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ERP or Cloud? Busting the Xero Transaction Limits Myth

by Danny Ing, Cin7 Founder
Many inventory-based companies view transaction limits as a barrier to moving from ERPs to cloud-software like Xero. These 3 inventory hacks render transaction limits meaningless.

By now, most companies realize that the cloud is the best way to get their software. In fact, in 2018, up to 58% of businesses were already using cloud-based accounting, according to an Accounting Today survey. Inventory-focused companies are following suit.

While you can get plenty of inventory functionality from accounting software like Sage 100 and Sage 500, the cloud is clearly preferable to Sage’s old desktop/ERP way of doing things. The cloud’s best-of-breed approach allows brands to use software that excels in specific areas of expertise, which can be tied seamlessly to other cloud software. The cloud lets you mix and match for your specific needs more precisely than an ERP ever could.

Many inventory companies have been able to transition nicely to the cloud using software like Xero for accounting functionality, along with Cin7 for inventory

However, there still remains a perceived roadblock to adopting the cloud. When inventory companies weigh Sage against Xero, they see Xero’s transaction limits as a negative. Specifically, the limit is seen as extremely low and restrictive; surpassing it slows Xero’s response time and reports take longer to generate.

But if you take a closer look, it becomes apparent that the limit is ample for 95% of inventory businesses.

Working Around the Xero Transaction Limit

Different systems are used for different purposes: accounting for overall profitability and financial compliance; inventory for operations and channel gross-profit analysis. 

With that in mind, there are multiple ways to turn operational information into condensed financial information. You can condense operational information by 10 to 100 times by batching orders, order line items and COGS. That, in turn, reduces the number of transactions you must push from your inventory software to Xero. Here’s how it works.

1. Batching cash, credit and eCommerce orders by payment type
If you run a retail store or an eCommerce business, you don’t need to track accounts receivable. You can turn an unlimited number of orders for a given day into a small number of transactions batched by payment type. 

For example, let’s say you make $2,500 in cash sales and $3,300 in credit card sales on a particular day. No matter what transaction volume those sales add up to in your inventory or retail system, your accounting system receives a significantly smaller number of transactions for that day. 

Batching by payment type has the added benefit of being easy to reconcile with your bank account, as these are the amounts that will appear in the bank and be subsequently downloaded by Xero for reconciliation.

2. Batching line items for on-account orders
If a business has wholesale customers, every order must be reported in Xero as an invoice owed by that customer account. An on-account order, therefore, cannot be batched with other transactions. 

On-account orders, however, are unlikely to break the transaction limit. Most businesses have little more than a few on-account customers, and even those who do a lot of wholesale business are unlikely to receive an order from every customer every month. So for these businesses, transactions aren’t the issue; line items are. An on-account order can average between 10 and 200 line items, occasionally surpassing 500.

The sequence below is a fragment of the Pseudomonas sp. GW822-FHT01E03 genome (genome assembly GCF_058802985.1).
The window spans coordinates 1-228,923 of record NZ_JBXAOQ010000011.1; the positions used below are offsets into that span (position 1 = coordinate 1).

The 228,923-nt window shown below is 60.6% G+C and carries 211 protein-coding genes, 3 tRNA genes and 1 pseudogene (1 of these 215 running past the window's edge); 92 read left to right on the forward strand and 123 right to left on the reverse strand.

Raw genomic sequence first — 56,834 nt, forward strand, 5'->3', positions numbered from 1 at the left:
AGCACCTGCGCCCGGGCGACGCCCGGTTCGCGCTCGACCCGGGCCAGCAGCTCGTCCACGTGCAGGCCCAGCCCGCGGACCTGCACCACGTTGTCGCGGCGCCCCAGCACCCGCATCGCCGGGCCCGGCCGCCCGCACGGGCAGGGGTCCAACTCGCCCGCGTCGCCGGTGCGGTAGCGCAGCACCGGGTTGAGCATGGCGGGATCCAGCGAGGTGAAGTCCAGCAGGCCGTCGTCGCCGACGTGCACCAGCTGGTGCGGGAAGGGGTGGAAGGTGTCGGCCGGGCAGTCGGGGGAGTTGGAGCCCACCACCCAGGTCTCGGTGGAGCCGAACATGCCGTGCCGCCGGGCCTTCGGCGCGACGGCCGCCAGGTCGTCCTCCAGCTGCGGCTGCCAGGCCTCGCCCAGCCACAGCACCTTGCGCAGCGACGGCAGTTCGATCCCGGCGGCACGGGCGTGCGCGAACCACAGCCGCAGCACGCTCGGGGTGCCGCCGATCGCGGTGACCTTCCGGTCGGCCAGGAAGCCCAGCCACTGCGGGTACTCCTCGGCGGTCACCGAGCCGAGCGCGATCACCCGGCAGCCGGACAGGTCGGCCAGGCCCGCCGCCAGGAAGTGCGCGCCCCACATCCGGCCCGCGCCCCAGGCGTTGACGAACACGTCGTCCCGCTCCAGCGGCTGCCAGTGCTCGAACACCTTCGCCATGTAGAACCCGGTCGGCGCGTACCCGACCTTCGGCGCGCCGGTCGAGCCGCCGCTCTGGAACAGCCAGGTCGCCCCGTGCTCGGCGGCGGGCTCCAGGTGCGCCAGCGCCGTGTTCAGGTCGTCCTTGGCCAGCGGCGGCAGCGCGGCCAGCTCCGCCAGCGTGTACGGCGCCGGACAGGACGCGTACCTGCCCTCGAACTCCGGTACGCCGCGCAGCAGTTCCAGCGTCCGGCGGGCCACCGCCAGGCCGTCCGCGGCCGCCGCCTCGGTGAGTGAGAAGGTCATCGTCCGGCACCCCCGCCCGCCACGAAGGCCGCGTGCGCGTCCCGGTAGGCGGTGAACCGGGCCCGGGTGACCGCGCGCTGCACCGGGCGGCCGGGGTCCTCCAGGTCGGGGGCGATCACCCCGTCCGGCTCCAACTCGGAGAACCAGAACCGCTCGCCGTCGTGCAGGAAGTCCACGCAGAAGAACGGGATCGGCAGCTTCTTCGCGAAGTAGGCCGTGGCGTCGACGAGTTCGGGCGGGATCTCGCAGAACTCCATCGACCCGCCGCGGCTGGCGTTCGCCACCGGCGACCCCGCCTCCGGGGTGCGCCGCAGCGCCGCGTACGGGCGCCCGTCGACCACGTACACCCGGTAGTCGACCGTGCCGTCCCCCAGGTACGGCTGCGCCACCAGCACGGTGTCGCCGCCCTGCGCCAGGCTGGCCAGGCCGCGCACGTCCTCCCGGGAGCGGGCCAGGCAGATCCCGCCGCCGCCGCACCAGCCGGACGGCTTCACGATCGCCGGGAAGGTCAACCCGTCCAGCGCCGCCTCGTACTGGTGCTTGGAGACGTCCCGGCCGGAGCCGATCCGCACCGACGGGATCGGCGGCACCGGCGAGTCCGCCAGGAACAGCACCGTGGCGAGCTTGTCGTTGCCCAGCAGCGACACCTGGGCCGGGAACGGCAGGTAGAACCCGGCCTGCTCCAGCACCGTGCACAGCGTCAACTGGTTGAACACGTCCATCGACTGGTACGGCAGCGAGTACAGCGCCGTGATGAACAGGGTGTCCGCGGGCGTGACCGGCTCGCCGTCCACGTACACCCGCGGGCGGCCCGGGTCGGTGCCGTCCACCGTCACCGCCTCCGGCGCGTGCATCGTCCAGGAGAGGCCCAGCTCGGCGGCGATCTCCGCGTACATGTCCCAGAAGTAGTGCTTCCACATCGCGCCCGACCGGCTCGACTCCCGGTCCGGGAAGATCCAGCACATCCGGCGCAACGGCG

What is little-known is that, while Xero has a transaction limit, what actually slows Xero down is the number of general ledger entries and, in the case of inventory, each line in a transaction. But in many situations, a company can send invoices to their customers from their inventory system instead. 

That means that Xero doesn’t need all that product information. If a sales order has 100 line items, they can be batched into a single line item or one line per GL account (usually one or two lines). This takes a massive load off the Xero system, making filing those end-of-month tax returns a breeze while keeping your Xero account running at a good speed.

3. Batching COGS
It’s important for companies to show live COGS data in their P&Ls. However, the better approach is not to post COGS for each transaction dispatched in the inventory system. There are two reasons for this: 1) the transaction limits issue and 2) because the dispatch date is not always the invoice date in Xero. (Many systems treat this as one date, which is actually incorrect.) 

The better approach is to batch COGS by month of invoice by GL code, which you can reduce to one to a handful of COGS entries per month, no matter how many transactions you process in Xero. Note: It is important to post COGS for a transaction to the month of the invoice date so that revenue and COGS land in the same month.

Each COGS entry can be voided and updated throughout the month, meaning that only a single entry is actually active and up to date through that period. At the end of a month, you can update the preceding month’s COGS as changes are made in your inventory system. The most common change, for example, would be landed costs. So, when a landed cost has been applied to an order dispatched in the previous month, your COGS entry can be updated to reflect that amount.

The Good News

So, by batching information from your inventory solution and providing only what Xero needs, 95% of all inventory businesses can easily transition from Sage 100/500 to a best-of-breed model using Xero for accounting and the inventory management system of your choice. When you do batching right, your accounts team won’t be inundated by unnecessary information. They’ll save time reconciling your accounts, and they’ll get much more accurate P&L statements.